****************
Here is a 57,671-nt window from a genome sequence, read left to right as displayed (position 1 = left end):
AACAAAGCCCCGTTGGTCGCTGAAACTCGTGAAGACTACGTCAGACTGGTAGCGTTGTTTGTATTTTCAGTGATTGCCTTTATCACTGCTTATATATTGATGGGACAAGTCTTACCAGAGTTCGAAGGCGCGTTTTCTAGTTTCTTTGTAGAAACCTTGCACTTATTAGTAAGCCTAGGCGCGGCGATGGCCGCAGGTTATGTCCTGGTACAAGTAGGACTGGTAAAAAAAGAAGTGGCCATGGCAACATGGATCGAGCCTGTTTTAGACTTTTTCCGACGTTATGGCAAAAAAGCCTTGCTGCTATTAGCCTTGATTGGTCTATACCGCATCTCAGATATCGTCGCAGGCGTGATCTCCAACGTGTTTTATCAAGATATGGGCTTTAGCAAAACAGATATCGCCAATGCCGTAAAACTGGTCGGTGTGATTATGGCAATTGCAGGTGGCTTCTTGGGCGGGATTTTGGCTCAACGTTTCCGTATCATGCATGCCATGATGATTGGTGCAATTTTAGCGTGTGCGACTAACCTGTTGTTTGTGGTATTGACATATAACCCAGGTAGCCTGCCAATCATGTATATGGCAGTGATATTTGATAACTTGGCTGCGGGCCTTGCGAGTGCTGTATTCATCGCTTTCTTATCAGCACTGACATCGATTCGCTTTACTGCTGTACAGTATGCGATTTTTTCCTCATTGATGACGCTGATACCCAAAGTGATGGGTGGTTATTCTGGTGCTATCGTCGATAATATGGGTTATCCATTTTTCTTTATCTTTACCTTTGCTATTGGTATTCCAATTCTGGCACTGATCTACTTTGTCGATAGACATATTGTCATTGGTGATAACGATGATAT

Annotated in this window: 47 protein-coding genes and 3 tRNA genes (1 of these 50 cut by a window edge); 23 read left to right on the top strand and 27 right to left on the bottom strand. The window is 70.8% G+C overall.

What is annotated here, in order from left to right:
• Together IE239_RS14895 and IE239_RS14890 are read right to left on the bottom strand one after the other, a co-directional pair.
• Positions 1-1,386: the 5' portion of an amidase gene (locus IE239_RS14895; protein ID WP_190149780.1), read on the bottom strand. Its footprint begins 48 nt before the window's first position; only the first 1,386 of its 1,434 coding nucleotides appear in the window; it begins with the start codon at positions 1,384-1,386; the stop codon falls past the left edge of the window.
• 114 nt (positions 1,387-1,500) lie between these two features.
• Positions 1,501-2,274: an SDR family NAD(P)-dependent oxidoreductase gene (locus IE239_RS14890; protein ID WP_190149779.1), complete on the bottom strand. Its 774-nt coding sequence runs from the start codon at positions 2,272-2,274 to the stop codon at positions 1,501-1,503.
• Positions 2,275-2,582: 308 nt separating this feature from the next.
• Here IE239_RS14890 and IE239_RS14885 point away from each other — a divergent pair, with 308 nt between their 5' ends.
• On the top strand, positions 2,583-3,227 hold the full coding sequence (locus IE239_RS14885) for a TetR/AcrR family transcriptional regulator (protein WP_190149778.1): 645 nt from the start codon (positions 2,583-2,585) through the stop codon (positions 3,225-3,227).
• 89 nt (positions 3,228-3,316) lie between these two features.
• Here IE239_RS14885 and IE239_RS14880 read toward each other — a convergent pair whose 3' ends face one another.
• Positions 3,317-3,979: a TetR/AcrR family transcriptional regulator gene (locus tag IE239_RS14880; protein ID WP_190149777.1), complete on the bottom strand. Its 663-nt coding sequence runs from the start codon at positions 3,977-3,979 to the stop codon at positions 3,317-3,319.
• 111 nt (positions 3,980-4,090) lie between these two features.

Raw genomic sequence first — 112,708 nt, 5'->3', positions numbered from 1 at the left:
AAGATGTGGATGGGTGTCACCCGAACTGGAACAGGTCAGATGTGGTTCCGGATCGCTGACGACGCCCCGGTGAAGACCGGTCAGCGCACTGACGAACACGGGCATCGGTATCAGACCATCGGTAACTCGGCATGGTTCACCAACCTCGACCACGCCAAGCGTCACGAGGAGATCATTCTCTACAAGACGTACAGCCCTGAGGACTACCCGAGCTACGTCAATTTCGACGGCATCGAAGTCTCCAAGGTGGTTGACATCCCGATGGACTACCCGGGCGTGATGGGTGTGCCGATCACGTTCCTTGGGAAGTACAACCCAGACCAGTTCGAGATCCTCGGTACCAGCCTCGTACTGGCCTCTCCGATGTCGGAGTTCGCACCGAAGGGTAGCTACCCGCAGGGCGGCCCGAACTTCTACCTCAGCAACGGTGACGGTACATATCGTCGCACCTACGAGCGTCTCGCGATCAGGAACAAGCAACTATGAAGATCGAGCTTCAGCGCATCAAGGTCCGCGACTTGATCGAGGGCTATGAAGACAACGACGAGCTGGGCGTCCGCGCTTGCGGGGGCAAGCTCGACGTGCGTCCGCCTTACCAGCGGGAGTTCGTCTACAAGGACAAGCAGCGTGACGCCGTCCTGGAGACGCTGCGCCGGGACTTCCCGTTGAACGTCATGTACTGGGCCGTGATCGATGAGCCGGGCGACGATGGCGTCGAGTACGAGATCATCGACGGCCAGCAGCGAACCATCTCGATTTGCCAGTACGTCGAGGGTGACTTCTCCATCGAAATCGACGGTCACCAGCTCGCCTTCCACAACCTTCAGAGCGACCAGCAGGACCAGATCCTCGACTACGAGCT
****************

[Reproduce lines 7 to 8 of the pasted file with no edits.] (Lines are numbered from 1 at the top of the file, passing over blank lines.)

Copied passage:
• 114 nt (positions 1,387-1,500) lie between these two features.
• Positions 1,501-2,274: an SDR family NAD(P)-dependent oxidoreductase gene (locus IE239_RS14890; protein ID WP_190149779.1), complete on the bottom strand. Its 774-nt coding sequence runs from the start codon at positions 2,272-2,274 to the stop codon at positions 1,501-1,503.